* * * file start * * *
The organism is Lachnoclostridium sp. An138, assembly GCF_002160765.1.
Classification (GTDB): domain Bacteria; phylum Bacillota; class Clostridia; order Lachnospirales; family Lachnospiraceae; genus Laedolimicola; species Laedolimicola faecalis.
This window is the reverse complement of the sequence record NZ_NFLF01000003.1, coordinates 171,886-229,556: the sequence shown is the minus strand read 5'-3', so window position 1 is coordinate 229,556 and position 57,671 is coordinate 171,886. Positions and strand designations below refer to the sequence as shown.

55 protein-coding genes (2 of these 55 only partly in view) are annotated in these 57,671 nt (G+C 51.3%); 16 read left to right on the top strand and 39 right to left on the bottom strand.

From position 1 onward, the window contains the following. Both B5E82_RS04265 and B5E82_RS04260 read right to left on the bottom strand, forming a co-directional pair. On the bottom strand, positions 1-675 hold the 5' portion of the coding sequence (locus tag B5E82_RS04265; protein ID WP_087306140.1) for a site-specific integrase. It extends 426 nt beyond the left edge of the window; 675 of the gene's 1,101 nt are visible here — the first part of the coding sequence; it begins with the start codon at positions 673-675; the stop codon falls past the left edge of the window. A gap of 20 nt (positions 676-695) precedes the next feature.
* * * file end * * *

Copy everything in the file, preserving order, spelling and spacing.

The organism is Lachnoclostridium sp. An138, assembly GCF_002160765.1.
Classification (GTDB): domain Bacteria; phylum Bacillota; class Clostridia; order Lachnospirales; family Lachnospiraceae; genus Laedolimicola; species Laedolimicola faecalis.
This window is the reverse complement of the sequence record NZ_NFLF01000003.1, coordinates 171,886-229,556: the sequence shown is the minus strand read 5'-3', so window position 1 is coordinate 229,556 and position 57,671 is coordinate 171,886. Positions and strand designations below refer to the sequence as shown.

55 protein-coding genes (2 of these 55 only partly in view) are annotated in these 57,671 nt (G+C 51.3%); 16 read left to right on the top strand and 39 right to left on the bottom strand.

From position 1 onward, the window contains the following. Both B5E82_RS04265 and B5E82_RS04260 read right to left on the bottom strand, forming a co-directional pair. On the bottom strand, positions 1-675 hold the 5' portion of the coding sequence (locus tag B5E82_RS04265; protein ID WP_087306140.1) for a site-specific integrase. It extends 426 nt beyond the left edge of the window; 675 of the gene's 1,101 nt are visible here — the first part of the coding sequence; it begins with the start codon at positions 673-675; the stop codon falls past the left edge of the window. A gap of 20 nt (positions 676-695) precedes the next feature.